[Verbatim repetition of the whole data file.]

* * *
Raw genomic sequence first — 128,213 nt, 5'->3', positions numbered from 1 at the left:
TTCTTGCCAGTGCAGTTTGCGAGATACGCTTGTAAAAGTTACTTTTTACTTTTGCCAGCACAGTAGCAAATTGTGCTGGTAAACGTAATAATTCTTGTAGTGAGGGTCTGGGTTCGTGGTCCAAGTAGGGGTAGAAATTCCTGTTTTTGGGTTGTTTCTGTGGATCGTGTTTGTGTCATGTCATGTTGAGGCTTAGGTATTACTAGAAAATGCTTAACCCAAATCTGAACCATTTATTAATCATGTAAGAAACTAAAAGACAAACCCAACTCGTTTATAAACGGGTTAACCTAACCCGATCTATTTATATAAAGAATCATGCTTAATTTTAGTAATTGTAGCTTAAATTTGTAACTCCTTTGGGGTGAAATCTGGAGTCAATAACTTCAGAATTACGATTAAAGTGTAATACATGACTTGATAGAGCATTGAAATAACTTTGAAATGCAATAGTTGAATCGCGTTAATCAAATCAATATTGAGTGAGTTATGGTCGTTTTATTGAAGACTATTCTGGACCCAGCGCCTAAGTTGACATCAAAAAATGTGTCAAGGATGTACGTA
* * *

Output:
Raw genomic sequence first — 128,213 nt, 5'->3', positions numbered from 1 at the left:
TTCTTGCCAGTGCAGTTTGCGAGATACGCTTGTAAAAGTTACTTTTTACTTTTGCCAGCACAGTAGCAAATTGTGCTGGTAAACGTAATAATTCTTGTAGTGAGGGTCTGGGTTCGTGGTCCAAGTAGGGGTAGAAATTCCTGTTTTTGGGTTGTTTCTGTGGATCGTGTTTGTGTCATGTCATGTTGAGGCTTAGGTATTACTAGAAAATGCTTAACCCAAATCTGAACCATTTATTAATCATGTAAGAAACTAAAAGACAAACCCAACTCGTTTATAAACGGGTTAACCTAACCCGATCTATTTATATAAAGAATCATGCTTAATTTTAGTAATTGTAGCTTAAATTTGTAACTCCTTTGGGGTGAAATCTGGAGTCAATAACTTCAGAATTACGATTAAAGTGTAATACATGACTTGATAGAGCATTGAAATAACTTTGAAATGCAATAGTTGAATCGCGTTAATCAAATCAATATTGAGTGAGTTATGGTCGTTTTATTGAAGACTATTCTGGACCCAGCGCCTAAGTTGACATCAAAAAATGTGTCAAGGATGTACGTA